At this time of year, the landscape of rural North Carolina fills with buses. Not buses of children, but buses of farmworkers who migrate here to work in the fields. When I began my ministry as a pastor, it was laid deeply on my heart to love God and love my neighbor. My neighbors at that time were migrant farmworkers from Mexico. Over a period of time, we developed a deep friendship of loving God and one another. Our friendship was centered around sharing meals, praying for one another, listening to one another’s story, and sharing in holy communion. For me, that experience changed my heart and deepened my love for God and my neighbor.
Each year, I pray for people who migrate. They have stories like you and I do. And Jesus migrated across the boundary between heaven and earth to be emptied and to give his life for all. People who migrate need our prayers, and we could benefit from hearing their stories to remove our fear.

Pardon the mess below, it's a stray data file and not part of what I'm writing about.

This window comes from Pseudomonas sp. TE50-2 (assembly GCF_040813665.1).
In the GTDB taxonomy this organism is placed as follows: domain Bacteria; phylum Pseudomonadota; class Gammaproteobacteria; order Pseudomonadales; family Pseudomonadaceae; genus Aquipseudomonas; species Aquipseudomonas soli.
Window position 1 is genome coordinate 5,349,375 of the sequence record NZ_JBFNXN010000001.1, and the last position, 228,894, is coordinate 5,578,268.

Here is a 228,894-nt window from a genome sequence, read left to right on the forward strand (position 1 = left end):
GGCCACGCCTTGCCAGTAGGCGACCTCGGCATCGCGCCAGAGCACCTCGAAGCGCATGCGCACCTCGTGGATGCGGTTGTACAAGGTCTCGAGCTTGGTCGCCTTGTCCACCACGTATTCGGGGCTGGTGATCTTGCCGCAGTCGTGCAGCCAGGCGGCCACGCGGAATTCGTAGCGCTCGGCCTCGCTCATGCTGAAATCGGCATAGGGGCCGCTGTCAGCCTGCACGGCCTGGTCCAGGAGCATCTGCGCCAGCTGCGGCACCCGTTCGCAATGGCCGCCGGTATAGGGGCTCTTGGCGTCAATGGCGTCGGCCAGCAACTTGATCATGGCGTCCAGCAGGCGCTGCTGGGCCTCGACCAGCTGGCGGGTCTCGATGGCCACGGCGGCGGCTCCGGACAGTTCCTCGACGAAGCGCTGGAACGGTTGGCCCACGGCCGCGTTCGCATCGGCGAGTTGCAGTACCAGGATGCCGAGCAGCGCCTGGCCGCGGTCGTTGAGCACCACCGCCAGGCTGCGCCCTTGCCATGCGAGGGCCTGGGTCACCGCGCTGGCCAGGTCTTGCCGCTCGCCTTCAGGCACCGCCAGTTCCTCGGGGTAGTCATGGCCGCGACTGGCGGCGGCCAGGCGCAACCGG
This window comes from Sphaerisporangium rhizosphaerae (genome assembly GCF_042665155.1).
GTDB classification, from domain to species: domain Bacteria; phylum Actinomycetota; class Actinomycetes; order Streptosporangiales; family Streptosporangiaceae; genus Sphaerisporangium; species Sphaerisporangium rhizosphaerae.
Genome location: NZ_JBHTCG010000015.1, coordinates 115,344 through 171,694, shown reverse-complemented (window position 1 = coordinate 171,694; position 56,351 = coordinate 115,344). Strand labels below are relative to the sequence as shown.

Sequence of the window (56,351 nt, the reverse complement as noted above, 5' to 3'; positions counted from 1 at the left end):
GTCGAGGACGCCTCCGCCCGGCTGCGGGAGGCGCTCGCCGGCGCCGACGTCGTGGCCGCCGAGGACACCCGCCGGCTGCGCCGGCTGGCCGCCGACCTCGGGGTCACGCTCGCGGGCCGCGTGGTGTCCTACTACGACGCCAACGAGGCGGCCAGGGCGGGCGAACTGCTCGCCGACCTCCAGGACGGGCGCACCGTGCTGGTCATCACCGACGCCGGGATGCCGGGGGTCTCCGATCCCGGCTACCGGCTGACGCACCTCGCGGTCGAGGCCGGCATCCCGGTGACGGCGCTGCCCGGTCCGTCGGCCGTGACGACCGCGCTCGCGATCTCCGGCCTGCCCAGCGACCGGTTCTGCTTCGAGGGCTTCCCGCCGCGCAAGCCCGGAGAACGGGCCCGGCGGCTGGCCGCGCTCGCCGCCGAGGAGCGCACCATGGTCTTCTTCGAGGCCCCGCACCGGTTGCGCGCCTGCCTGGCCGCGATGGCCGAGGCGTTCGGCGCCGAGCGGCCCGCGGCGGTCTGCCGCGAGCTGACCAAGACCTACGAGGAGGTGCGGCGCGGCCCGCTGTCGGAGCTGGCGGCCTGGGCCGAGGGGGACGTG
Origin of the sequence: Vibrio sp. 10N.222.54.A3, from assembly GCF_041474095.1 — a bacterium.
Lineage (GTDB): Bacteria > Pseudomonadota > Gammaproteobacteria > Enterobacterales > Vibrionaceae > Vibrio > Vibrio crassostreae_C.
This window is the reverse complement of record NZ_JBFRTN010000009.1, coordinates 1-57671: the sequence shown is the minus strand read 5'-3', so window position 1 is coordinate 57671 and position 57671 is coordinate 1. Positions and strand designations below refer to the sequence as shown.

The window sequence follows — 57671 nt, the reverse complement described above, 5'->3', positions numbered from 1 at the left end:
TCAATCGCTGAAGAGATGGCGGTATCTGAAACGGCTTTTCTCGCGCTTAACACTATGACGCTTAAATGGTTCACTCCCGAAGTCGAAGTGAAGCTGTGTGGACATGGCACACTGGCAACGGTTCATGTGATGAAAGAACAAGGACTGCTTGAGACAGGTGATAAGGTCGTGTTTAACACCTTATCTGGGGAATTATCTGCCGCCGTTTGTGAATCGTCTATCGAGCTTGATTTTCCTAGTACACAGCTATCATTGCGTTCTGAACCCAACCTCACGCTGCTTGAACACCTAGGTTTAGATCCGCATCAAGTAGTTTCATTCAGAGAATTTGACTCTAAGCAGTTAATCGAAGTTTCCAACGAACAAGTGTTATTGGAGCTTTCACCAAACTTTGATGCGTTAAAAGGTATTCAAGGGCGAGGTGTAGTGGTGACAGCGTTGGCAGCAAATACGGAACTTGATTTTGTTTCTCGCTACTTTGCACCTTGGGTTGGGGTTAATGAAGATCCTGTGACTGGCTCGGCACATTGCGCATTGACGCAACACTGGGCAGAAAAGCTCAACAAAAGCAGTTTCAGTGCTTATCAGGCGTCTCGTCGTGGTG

Last night, I was so blessed to lead a group from my church to pray with migrant farmworkers from Haiti in a work camp nearby. They are here to pick blueberries, and are soon leaving to go to other farms in other states. We made welcome bags with our handprints on them. The handprints are a symbol of our prayers that go with them, reminding them that God is with them on their journey. God is there in the fields, God is in their homes, and God is there in the dangerous journey.
I was so moved as we looked into many Haitian faces, looking into their eyes to tell them that God loves them. They received the bags with pure thanksgiving. The prayer as we joined hands moved the stone from our hearts as it was lifted in different languages. The world somehow seemed different in that moment. It was stunning to see God at work.
If you hunger for the world to be different like I do, love God with all of your heart and love your neighbor as yourself.
Brock Meyer is pastor of the Bladen Charge. Photos by Brock Meyer.